self.port.emit( "transData", event.detail );

I had to use both of these technics in my geolocation debugging addon (geo-devtool) to interact with the Google Maps API, and I’m pretty sure there are much more use cases.

PS: I’m willing to propose improvements to the SDK docs on this topic once the content of this blog post is validated by someone in the addon team.

CORS: an insufficient solution for same-origin restrictions

UPDATE2: The main criticism I have received is that people will click “allow” without understanding the security implications of this action. I don’t know yet how to mitigate this risk, but the statu quo is not an option as the problem already exists: one can already develop cross-browser addons able to perform cross-domain requests after a single-click installation.

UPDATE1: I’ve added technical details of how “user enabled CORS” would work.

The same origin policy is the most fundamental principle of security built in web browsers: a web page cannot access the content of websites hosted on other (sub)domains. Developers came up with JSONP, and XHR2 introduced CORS to work around the strictness of this policy. Both mechanisms need to be implemented by API/content providers (Twitter, Facebook, Google Maps, Flickr, …) and leave no power to third party web devs and users. This severely impedes the hackability of the Web.

I want to see the Web succeed at providing a cross-platform (mobile) apps environment, and stand competition with other proprietary environments. I’m thrilled by the progress of WebAPIs lately, and yet, I find myself often stuck when trying to create basic webapps.

Same Origin Restrictions

While experimenting with foreignr, an offline enabled client for Google Maps, I found myself limited by the impossibility to dynamically cache images across different origins. I wrote about it, and ultimately had to write a client/server library to abuse appCache through iframes (see mediaCache).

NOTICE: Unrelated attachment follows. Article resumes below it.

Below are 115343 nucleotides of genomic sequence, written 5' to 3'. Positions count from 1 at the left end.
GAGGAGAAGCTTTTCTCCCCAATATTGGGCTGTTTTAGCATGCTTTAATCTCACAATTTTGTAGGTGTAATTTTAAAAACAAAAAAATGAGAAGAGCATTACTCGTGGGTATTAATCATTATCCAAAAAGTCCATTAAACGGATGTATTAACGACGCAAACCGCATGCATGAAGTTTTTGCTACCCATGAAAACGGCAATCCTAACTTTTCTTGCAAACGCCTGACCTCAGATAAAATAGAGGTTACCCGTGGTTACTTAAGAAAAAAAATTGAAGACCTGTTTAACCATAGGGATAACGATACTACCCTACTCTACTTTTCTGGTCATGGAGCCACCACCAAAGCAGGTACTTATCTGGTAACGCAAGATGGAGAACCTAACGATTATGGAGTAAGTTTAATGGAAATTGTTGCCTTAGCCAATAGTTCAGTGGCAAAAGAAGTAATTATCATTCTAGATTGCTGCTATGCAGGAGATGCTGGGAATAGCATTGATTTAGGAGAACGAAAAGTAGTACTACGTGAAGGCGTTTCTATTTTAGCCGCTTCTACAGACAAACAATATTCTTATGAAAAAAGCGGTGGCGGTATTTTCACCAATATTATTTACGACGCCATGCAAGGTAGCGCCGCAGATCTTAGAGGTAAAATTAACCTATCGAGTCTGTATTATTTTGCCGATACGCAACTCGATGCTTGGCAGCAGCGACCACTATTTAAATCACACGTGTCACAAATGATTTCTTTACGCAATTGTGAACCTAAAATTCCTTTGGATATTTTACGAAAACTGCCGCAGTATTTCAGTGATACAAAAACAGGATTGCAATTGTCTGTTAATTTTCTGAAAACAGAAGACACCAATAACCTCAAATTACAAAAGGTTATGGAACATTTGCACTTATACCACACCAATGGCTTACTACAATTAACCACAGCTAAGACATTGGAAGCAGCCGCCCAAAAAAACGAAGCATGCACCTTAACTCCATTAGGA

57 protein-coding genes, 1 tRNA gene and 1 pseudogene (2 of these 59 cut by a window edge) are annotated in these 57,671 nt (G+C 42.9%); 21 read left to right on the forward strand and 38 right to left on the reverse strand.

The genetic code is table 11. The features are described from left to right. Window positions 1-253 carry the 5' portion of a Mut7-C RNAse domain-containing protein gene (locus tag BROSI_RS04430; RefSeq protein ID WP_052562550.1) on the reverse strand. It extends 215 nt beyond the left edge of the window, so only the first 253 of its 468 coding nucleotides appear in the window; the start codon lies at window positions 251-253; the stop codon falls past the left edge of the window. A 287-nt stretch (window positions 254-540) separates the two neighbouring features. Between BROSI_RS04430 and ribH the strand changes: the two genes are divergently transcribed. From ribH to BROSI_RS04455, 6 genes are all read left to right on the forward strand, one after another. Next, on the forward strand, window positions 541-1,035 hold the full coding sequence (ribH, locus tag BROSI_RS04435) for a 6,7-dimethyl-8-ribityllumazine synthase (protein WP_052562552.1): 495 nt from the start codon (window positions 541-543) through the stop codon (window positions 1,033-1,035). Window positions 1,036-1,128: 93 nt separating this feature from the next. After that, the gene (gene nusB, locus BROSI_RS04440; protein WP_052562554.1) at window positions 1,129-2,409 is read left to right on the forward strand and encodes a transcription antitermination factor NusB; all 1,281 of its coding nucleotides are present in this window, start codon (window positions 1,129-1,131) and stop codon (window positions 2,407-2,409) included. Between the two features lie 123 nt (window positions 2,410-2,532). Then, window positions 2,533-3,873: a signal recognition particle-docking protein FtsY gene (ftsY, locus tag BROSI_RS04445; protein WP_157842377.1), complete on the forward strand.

Recently I started experimenting with a Twitter client and soon hit the limitations of their JSONP API: every request (save public read) have to be sent with an oAuth signature as a custom header. Since JSONP is transported using a <script> tag instead of an XHR object, custom headers aren’t available.

CORS to the rescue?

Both problems would be solved if Twitter and Google Maps added a simple header to their API: Access-Control-Allow-Origin: *. Unfortunately they don’t, and show no sign of willingness to do so. In fact, despite efforts to promote widespread adoption of CORS, only a very limited number of (small) sites implement it. Many websites provide JSONP APIs, but CORS has much more use cases:

  • uploading pictures to an image hosting website (already allowed by,
  • storing images or any media locally for offline use,
  • enabling cross-origin oAuth requests,
  • using images or videos as WebGL textures,
  • processing image data inside a canvas element…

Doing any of that without CORS requires to use a server acting as a same-origin proxy to the targeted APIs/resources. What a costly waste. Meanwhile, every single desktop and mobile SDKs allow developers to do such things, even when based on Web technologies such as Blackberry WebWorks, WebOS SDK or PhoneGap.

CORS and beyond

prompt UI of user enabled CORS
Just like we allow or will allow webapps to do such sensitive operations as geolocating the user, or accessing one’s phonebook after obtaining permission, it should be possible to use public features and resources of one particular website on a different origin (i.e. what a user can access without being logged in).
The security implications are important, but one could imagine an opt-out Access-Control-Prevent-Origin: * header, blacklists and other ways to mitigate the risks.

This mechanism would be no different than current XHRs:

// script on
var xhr = new XMLHttpRequest();"GET",
  "", true);
xhr.setRequestHeader("Authorization", oAuth);
xhr.onreadystatechange = function ( e ) {

Executing previous code would prompt the user for permission and a request would be sent only if permission is given, otherwise it would fail with a usual cross-origin error. Cookies associated with the target address would not be sent with this request; it would still have to be authorized through oAuth, even if the user is logged in to Twitter.

Moving forward

I can keep on asking API providers to add CORS headers, I will, hoping that one day it will become as widespread as JSONP. But there will always be new APIs that don’t add it immediately, and there will always be companies that don’t listen to their users. And until Web developers have a way to work around the same origin policy, the Web will not be a suitable platform for many apps.

I’d like to hear about other alternatives to CORS and ways to mitigate the risks. If you’ve got an idea, speak up, and let’s move the web forward.